By the 1690s these early pleasure grounds were being referred to as “Vauxhall” from the proximity of the old manor of Vauxhall. The name comes from the house of the 13th century Falkes de Breuté – Falkes Hall became Fauxhall, Fox Hall and Vauxhall.

In 1729 an ambitious young tradesman from Bermondsey called Jonathan Tyers obtained a sub-lease on “Vauxhall Spring-Gardens” and set about creating the Vauxhall Gardens that became London’s premier attraction until its sad decline during Victoria’s reign. It closed on 25 July 1859, 199 years from Evelyn’s visit.

Pleasure gardens of various sizes and degrees of sophistication were dotted throughout London and its surrounding area in the 18th century. Many were as simple as a landscaped garden or a bowling green next to a good public house. Marylebone Gardens, the main competition to Vauxhall after Ranelagh, was located next to the Rose of Normandy Tavern (in the area bounded today by Marylebone High Street, Marylebone Road, Weymouth Street and Harley Street) and began as a bowling green and gaming house. The fact that Dick Turpin visited in the 1720s may well be reflected in the fact that Gay used it as a haunt of his highwayman Macheath in the Beggar’s Opera (1728). This reflects the early tone of the place and, even after 1738 when the new proprietor of the tavern, Samuel Arnold, improved things – introducing a sixpence entrance fee, shelters, music and fireworks and increasing its size to eight acres – it never entirely shook off its early reputation and became notorious for gambling and card sharping. It closed in 1778.

Ran int

Above: Canaletto. The Interior of the Rotunda at Ranelagh (c1751)

Ranelagh Gardens were set up in 1741 in direct competition to Vauxhall and opened in April 1742. The proprietors, a syndicate of businessmen, had clearly studied Vauxhall, learned from its problems with the weather, and set out to rival, if not surpass it.

The site was promising, located in the village of Chelsea with direct river access. The centrepiece, from the beginning, was a vast Rotunda, an epic space modelled on the Pantheon in Rome. It measured 185 feet (56.4 metres) in diameter and, with the landscaping, cost £16,000. It became a tourist attraction even while it was being built and at night it looked like a giant lantern, blazing light across the gardens. It was immediately obvious to Tyers at Vauxhall that this was the major competition and he responded by buying up the  field that the Ranelagh proprietors had wanted to buy to expand into.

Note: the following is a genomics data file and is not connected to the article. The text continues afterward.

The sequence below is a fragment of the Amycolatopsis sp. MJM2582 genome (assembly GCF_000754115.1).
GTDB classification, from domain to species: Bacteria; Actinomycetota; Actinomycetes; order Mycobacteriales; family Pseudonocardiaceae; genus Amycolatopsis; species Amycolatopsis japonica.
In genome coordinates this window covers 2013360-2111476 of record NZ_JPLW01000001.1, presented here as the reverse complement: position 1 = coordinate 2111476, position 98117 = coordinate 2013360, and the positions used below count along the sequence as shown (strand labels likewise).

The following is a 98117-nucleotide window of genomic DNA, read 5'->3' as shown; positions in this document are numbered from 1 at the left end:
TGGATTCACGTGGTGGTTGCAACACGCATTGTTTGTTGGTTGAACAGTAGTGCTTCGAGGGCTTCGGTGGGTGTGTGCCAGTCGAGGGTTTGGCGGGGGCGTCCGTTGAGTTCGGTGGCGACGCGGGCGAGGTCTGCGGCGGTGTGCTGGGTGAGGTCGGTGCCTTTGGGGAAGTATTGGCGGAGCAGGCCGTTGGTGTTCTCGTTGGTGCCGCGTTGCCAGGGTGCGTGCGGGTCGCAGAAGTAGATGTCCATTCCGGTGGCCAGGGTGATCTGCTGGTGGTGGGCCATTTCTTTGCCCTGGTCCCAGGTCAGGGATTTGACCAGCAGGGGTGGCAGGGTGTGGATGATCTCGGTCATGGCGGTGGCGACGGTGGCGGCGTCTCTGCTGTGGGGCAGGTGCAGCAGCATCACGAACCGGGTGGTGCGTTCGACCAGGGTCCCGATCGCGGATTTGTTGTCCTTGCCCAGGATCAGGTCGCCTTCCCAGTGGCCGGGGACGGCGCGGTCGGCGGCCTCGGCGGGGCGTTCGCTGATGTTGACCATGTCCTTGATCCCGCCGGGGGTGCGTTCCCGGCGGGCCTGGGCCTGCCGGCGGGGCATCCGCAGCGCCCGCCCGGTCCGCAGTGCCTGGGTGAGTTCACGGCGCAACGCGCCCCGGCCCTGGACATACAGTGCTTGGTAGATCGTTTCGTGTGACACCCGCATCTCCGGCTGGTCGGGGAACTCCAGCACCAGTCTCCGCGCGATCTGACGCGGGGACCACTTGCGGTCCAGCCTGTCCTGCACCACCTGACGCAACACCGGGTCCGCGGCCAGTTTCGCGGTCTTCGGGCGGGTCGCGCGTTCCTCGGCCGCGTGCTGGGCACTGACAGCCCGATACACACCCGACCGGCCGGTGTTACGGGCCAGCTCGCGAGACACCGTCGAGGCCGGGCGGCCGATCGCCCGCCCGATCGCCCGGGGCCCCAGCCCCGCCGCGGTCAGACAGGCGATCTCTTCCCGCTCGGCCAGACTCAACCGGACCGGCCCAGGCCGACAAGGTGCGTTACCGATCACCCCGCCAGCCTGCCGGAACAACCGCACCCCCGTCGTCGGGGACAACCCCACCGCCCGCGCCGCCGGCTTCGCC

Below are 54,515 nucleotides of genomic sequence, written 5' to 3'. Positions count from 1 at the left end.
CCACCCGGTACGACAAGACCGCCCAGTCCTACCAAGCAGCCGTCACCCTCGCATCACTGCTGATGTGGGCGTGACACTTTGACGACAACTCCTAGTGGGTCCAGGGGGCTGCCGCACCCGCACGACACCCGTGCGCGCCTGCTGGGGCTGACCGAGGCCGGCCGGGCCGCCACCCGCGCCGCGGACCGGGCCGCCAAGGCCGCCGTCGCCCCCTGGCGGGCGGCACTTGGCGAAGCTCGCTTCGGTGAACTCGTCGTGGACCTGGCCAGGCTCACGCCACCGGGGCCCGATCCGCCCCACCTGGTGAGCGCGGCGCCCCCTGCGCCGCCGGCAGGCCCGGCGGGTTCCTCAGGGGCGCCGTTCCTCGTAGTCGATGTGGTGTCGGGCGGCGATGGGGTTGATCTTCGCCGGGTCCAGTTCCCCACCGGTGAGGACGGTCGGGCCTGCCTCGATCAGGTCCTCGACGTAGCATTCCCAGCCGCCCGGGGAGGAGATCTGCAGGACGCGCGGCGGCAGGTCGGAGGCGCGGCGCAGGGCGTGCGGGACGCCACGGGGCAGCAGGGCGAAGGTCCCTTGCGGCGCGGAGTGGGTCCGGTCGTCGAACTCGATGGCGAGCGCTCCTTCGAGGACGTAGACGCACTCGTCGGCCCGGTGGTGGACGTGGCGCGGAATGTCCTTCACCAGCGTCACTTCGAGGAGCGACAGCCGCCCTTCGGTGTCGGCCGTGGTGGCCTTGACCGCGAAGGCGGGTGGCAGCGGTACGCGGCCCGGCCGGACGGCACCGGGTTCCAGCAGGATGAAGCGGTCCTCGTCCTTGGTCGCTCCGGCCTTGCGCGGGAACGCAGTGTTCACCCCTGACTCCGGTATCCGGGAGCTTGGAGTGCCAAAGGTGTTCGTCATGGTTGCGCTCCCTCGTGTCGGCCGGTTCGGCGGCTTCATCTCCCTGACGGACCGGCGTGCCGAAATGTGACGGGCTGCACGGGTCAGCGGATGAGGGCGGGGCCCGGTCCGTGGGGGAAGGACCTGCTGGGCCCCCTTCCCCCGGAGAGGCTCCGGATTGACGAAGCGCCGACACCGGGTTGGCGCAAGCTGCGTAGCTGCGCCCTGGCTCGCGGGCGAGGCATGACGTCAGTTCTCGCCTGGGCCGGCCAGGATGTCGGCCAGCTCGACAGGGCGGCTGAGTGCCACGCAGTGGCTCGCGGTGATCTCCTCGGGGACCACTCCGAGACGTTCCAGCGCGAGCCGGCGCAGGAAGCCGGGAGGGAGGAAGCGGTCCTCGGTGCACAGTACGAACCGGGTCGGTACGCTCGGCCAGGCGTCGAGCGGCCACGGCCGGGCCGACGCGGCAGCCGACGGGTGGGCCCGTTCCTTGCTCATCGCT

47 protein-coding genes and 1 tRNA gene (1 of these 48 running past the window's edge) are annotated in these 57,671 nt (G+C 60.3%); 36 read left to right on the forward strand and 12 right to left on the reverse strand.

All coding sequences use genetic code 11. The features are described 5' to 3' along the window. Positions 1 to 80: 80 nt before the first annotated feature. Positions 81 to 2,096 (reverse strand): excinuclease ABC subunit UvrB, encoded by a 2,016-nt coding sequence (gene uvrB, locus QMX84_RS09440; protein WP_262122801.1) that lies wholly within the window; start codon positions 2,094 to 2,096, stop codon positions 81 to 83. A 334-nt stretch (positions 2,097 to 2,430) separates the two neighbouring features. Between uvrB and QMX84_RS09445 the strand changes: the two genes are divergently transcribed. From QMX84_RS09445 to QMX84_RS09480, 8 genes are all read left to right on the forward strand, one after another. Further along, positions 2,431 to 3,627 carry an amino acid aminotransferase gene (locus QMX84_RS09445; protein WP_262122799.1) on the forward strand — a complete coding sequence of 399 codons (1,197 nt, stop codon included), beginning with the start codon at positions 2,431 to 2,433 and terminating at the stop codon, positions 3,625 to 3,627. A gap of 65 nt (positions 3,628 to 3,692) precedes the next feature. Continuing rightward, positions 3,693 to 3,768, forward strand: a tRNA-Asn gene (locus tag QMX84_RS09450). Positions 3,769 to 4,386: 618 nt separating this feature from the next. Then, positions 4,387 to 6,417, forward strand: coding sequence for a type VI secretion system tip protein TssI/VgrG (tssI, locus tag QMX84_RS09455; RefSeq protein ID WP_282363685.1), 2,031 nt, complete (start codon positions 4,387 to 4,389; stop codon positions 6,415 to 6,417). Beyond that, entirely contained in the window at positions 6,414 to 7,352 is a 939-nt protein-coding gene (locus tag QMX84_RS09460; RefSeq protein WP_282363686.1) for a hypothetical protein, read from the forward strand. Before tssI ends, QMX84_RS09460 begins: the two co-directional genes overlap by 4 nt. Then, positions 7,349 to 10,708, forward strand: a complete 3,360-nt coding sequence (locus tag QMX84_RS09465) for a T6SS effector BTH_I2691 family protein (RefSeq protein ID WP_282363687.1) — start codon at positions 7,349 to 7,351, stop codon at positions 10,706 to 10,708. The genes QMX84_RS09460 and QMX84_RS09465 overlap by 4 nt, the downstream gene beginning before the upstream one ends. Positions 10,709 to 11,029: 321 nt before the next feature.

The Ranelagh lessee, William Crispe, was declared bankrupt in 1744, which must have pleased Tyers, but an issue of shares rescued the project and at first it was a huge success, a fact reflected in falling takings at Vauxhall. So what went wrong? The sad truth was, Ranelagh was just not naughty enough.

Horace Walpole was initially enthusiastic. Shortly after it opened he wrote “It has totally beat Vauxhall… You can’t set your foot without treading on a Prince, or Duke of Cumberland.” Yet the novelty soon waned. In June that year Catherine Talbot wrote to a friend that “…it is quite vexatious at present to see all the pomp and splendour of a Roman amphitheatre devoted to no better use than a twelvepenny entertainment of cold ham and chicken.” It probably didn’t help that the structure in the centre of the Rotunda, intended for the musicians, proved to have dreadful acoustics. Nor were the grounds very exciting, with a well-lit (probably too well-lit) circular walk which soon became monotonous.

There was no strong drink available and no gambling. The admission fee of half a crown kept away the riff-raff, as was intended, but it also created a far less exciting ambiance than at Vauxhall. It was favoured by the older, staider visitor but with the Hospital grounds on one side and the field strategically purchased by Tyers on the other, there was little scope for development and change.

To get to Vauxhall one needed to ‘take boat’ and cross the river. As my fellow author Sophie Weston pointed out to me, at night this must have seemed almost transgressive, an exciting, slightly clandestine, beginning to the evening’s adventures. Once there the walks were a mixture of secluded and well-lit, with plenty of opportunity for promenading – or for getting up to something rather naughtier. Tyers learned from Ranelagh’s strengths and weaknesses and adapted constantly, giving his customers a diet of novelty with an edgy frisson, yet within a safe and familiar setting.

Over at Ranelagh you could enjoy your tea and coffee, a safe and brightly lit gardens and the impressive Rotunda – but these were no attraction for the fashionable or the younger sets, despite the addition of a Chinese Pavilion. Ranelagh found it hard to weather the problems of the 1780s with riots in London and the rather more sober mind-set towards frivolous activities engendered by the war with France. Vauxhall survived this period, but Ranelagh gave up the struggle and finally closed in 1803, after sixty one years of operation. The Rotunda (largely built of wood) was demolished in 1805. The organ was moved to All Saints Church in Evesham, but even that was replaced later. Ranelagh has vanished.

Below: Ranelagh House and Gardens with the Rotunda (1745) T. Bowles after J. Maurer

Ran ext